not really a problem. My work life is very well rounded
and fulfilling. I have enough cooking to keep me feeling
like Im still a chef and do enough talking about cooking
with my chefs de cuisine at the different restaurants to
exercise my creative level. And the rest is kind of a big
puzzle of making all these businesses run well and getting
the right kind of critical acclaim.
OL: Do you find that youre applying
more attention to one segment of the business at this juncture?
For example, the catering business, since its relatively
JD: The catering got a lot of attention
until this last month. I feel like everybodys somewhat
in place. I am still peripherally involved in that, but
not as directly involved as I was for a while. Im
really involved in all of the businesses at the same level.
I have a lot of conversations with the people who are in
charge of running those businesses. Theyre responsible
for making sure that I have all the information so that
I know that things are running properly. And when theyre
not running properly, thats when I start to focus
harder on one place or another. But right now theyre
all running pretty damn well.
That might make me bored. I might have to open another restaurant.
Because, you know, the funs all building the tree
house. When the tree house is built, youve got to
start looking for another tree. (Laughs).
OL: As a manager and as a businessman,
are you feeling the labor crunch at this time?
JD: Theres a huge labor crunch.
In San Francisco its horrible. Oh! Were having
a hell of a time. I mean were staffed, but its
much harder to stay that way than it ever used to be.
OL: Does it ever pull you into the kitchen on an
JD: On rare occasions. But, you know,
Im very fortunate. Ive got some very talented
people running the kitchens and front of the house at these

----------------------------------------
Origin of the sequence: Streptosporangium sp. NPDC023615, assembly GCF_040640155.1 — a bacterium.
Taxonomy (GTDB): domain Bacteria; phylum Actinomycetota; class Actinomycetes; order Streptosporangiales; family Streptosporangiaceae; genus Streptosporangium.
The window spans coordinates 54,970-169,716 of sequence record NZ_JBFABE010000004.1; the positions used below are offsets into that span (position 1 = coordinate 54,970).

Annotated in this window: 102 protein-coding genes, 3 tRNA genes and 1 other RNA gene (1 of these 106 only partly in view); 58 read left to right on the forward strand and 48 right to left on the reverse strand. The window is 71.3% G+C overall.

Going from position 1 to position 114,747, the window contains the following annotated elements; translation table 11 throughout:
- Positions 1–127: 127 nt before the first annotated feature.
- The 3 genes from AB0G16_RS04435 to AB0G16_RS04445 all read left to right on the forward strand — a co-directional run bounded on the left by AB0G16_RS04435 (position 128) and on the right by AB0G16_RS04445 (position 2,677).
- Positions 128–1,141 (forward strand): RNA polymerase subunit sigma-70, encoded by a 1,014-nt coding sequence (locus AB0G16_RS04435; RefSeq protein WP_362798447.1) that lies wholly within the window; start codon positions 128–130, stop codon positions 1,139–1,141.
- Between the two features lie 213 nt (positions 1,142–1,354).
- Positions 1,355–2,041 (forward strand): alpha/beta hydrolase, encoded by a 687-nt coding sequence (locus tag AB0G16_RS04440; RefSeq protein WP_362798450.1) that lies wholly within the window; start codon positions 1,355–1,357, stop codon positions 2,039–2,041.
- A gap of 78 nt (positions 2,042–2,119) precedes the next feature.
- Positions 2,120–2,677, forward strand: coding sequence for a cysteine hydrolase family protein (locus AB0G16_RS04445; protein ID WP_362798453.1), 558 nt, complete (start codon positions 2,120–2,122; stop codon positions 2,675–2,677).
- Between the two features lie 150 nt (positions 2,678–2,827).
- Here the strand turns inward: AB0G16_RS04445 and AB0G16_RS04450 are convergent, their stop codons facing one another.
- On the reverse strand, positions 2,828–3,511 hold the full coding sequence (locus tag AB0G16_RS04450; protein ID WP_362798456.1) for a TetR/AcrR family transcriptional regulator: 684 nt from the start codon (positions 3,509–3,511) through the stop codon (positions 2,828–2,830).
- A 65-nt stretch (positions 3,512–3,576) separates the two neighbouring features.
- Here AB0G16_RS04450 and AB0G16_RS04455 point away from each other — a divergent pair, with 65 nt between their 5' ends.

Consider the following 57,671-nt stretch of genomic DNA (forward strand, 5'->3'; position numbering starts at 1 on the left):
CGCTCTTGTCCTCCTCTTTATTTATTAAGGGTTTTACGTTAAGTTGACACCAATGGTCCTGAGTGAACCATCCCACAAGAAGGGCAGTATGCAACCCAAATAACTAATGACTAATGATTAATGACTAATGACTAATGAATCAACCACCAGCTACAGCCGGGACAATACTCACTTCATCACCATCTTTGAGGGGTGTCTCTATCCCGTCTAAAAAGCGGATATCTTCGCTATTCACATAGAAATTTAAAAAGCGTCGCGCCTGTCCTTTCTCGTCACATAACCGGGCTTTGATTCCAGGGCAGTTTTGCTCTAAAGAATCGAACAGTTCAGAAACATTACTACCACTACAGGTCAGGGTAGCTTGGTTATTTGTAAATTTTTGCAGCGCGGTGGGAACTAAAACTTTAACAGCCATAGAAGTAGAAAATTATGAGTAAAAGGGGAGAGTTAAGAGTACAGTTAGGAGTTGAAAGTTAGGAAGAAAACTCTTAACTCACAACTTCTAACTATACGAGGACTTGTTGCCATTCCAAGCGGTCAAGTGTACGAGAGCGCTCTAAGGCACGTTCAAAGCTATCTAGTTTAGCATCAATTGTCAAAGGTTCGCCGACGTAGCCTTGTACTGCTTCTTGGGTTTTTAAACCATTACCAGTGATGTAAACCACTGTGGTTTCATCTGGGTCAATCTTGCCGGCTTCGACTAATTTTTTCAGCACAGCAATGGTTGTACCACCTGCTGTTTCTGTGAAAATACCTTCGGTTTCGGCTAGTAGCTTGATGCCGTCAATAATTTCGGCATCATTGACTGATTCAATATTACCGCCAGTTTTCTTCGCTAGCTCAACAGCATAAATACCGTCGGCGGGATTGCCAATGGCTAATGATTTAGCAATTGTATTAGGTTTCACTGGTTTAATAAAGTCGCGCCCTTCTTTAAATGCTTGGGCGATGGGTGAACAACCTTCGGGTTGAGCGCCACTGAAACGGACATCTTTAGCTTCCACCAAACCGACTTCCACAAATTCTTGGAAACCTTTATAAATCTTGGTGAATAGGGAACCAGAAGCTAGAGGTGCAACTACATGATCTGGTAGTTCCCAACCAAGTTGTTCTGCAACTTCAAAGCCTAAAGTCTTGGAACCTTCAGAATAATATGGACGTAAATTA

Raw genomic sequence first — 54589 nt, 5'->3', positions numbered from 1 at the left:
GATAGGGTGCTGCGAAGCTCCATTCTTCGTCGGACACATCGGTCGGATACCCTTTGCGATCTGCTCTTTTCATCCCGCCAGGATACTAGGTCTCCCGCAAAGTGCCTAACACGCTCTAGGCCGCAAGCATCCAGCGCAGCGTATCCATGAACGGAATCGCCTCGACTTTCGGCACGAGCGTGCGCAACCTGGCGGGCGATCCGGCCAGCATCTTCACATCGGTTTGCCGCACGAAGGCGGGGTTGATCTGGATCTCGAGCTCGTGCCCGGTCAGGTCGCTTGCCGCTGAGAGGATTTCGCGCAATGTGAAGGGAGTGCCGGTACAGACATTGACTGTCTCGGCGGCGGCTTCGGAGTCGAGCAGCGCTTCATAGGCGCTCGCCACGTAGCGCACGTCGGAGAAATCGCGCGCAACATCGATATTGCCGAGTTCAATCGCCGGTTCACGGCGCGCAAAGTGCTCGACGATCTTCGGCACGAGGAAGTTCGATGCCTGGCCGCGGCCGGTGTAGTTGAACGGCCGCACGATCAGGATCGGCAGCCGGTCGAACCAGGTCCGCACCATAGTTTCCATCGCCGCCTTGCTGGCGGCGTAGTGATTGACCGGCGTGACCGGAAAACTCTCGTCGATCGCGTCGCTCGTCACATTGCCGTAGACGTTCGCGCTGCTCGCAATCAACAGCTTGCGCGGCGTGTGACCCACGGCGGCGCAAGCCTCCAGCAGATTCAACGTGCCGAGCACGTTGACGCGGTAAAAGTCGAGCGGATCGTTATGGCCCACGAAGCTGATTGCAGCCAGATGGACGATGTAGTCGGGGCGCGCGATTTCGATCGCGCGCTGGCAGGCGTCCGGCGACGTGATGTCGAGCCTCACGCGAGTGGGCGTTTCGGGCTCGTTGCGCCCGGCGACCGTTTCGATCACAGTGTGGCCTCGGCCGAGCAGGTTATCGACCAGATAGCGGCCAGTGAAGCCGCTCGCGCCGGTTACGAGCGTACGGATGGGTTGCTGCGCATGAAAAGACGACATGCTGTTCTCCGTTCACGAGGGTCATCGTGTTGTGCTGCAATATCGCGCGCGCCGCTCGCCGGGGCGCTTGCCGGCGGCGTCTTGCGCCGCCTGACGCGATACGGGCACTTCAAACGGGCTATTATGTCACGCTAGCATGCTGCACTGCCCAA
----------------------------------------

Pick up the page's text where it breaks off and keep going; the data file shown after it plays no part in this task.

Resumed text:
restaurants. And they really dont create a lot of
emergency situations that I have to bail them out of.
OL: Do you see any kind of solution on the horizon?
Any sign that cooking schools are cranking out more graduates?
JD: Well cooking schools are cranking
out more graduates. But more of them are going into different
parts of the business. Especially in this area with
all the dot-com companies a lot of the graduates
are becoming private chefs.
OL: In your spare time, where do you
go to eat, and where do you dream of eating?
JD: Well, when it comes to eating
good food, the first piece of the puzzle is finding the
babysitter. (Laughs). Which is just a big old pain. (Laughs).
My wife and I have a 20-month old, and before the baby we
were a go-out-all-the-time couple. Then we had
the baby. Life changed very dramatically. Now going out
and getting good food is a lot of delivery and a lot of
take out. When we do get the chance to go out, our No. 1
favorite is sushi. Love sushi. She and I are big sushi fanatics.
OL: San Francisco has really transformed
in terms of restaurants
JD: Yeah, and it continues to transform.
OL: Does it ever have a hope of competing with New
JD: Well pound for pound, we kick
their ass! (Laughs).
OL: Are you saying that jokingly or
with some seriousness?
JD: Im serious!!! If we had
the population of New York, that would be a different story.
But if you talk about the number of quality restaurants
per capita, youre very likely to have a good meal
going into an average place in this city. I think that this
town has some amazing restaurants. New York has completely
different kinds of concepts; its got a much larger
population to support that type of thing. And San Francisco
is growing, and the restaurant clientele is changing. Its
becoming even more diverse. For a long time it was only
French and Italian places and Mediterranean-based type cuisine.
I think Caroline Bates in her recent review of Azie said
that Mediterranean specifically French or Italian
was the unofficial cuisine of the city. Its
nice to see a lot of people doing something a little different